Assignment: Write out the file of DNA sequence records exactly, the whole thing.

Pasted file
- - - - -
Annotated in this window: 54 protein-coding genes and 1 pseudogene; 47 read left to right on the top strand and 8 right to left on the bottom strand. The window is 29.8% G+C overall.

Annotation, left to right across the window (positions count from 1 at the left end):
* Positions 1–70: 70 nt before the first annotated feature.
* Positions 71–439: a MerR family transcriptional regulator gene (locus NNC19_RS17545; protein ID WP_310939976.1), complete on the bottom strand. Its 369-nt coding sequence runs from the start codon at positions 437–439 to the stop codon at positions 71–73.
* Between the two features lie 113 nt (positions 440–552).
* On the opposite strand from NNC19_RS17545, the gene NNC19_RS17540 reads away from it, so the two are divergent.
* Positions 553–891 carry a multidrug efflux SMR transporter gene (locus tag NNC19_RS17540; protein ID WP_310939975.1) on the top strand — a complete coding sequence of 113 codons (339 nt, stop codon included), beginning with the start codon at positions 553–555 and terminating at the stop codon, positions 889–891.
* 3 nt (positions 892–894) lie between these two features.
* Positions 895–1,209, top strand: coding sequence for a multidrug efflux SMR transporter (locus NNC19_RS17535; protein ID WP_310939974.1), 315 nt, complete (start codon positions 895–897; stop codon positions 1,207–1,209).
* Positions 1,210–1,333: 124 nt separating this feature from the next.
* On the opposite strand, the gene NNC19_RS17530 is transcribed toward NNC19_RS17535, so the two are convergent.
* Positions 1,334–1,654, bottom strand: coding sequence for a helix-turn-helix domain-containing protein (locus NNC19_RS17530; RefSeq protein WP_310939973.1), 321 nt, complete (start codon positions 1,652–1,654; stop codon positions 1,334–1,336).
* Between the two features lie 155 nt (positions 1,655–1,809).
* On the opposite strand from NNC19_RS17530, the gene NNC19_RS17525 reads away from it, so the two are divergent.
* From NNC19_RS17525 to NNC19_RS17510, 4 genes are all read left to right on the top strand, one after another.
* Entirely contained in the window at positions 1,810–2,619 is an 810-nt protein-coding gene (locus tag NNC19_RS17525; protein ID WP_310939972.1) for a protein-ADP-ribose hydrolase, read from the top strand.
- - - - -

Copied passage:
Annotated in this window: 54 protein-coding genes and 1 pseudogene; 47 read left to right on the top strand and 8 right to left on the bottom strand. The window is 29.8% G+C overall.

Annotation, left to right across the window (positions count from 1 at the left end):
* Positions 1–70: 70 nt before the first annotated feature.
* Positions 71–439: a MerR family transcriptional regulator gene (locus NNC19_RS17545; protein ID WP_310939976.1), complete on the bottom strand. Its 369-nt coding sequence runs from the start codon at positions 437–439 to the stop codon at positions 71–73.
* Between the two features lie 113 nt (positions 440–552).
* On the opposite strand from NNC19_RS17545, the gene NNC19_RS17540 reads away from it, so the two are divergent.
* Positions 553–891 carry a multidrug efflux SMR transporter gene (locus tag NNC19_RS17540; protein ID WP_310939975.1) on the top strand — a complete coding sequence of 113 codons (339 nt, stop codon included), beginning with the start codon at positions 553–555 and terminating at the stop codon, positions 889–891.
* 3 nt (positions 892–894) lie between these two features.
* Positions 895–1,209, top strand: coding sequence for a multidrug efflux SMR transporter (locus NNC19_RS17535; protein ID WP_310939974.1), 315 nt, complete (start codon positions 895–897; stop codon positions 1,207–1,209).
* Positions 1,210–1,333: 124 nt separating this feature from the next.
* On the opposite strand, the gene NNC19_RS17530 is transcribed toward NNC19_RS17535, so the two are convergent.
* Positions 1,334–1,654, bottom strand: coding sequence for a helix-turn-helix domain-containing protein (locus NNC19_RS17530; RefSeq protein WP_310939973.1), 321 nt, complete (start codon positions 1,652–1,654; stop codon positions 1,334–1,336).
* Between the two features lie 155 nt (positions 1,655–1,809).
* On the opposite strand from NNC19_RS17530, the gene NNC19_RS17525 reads away from it, so the two are divergent.
* From NNC19_RS17525 to NNC19_RS17510, 4 genes are all read left to right on the top strand, one after another.
* Entirely contained in the window at positions 1,810–2,619 is an 810-nt protein-coding gene (locus tag NNC19_RS17525; protein ID WP_310939972.1) for a protein-ADP-ribose hydrolase, read from the top strand.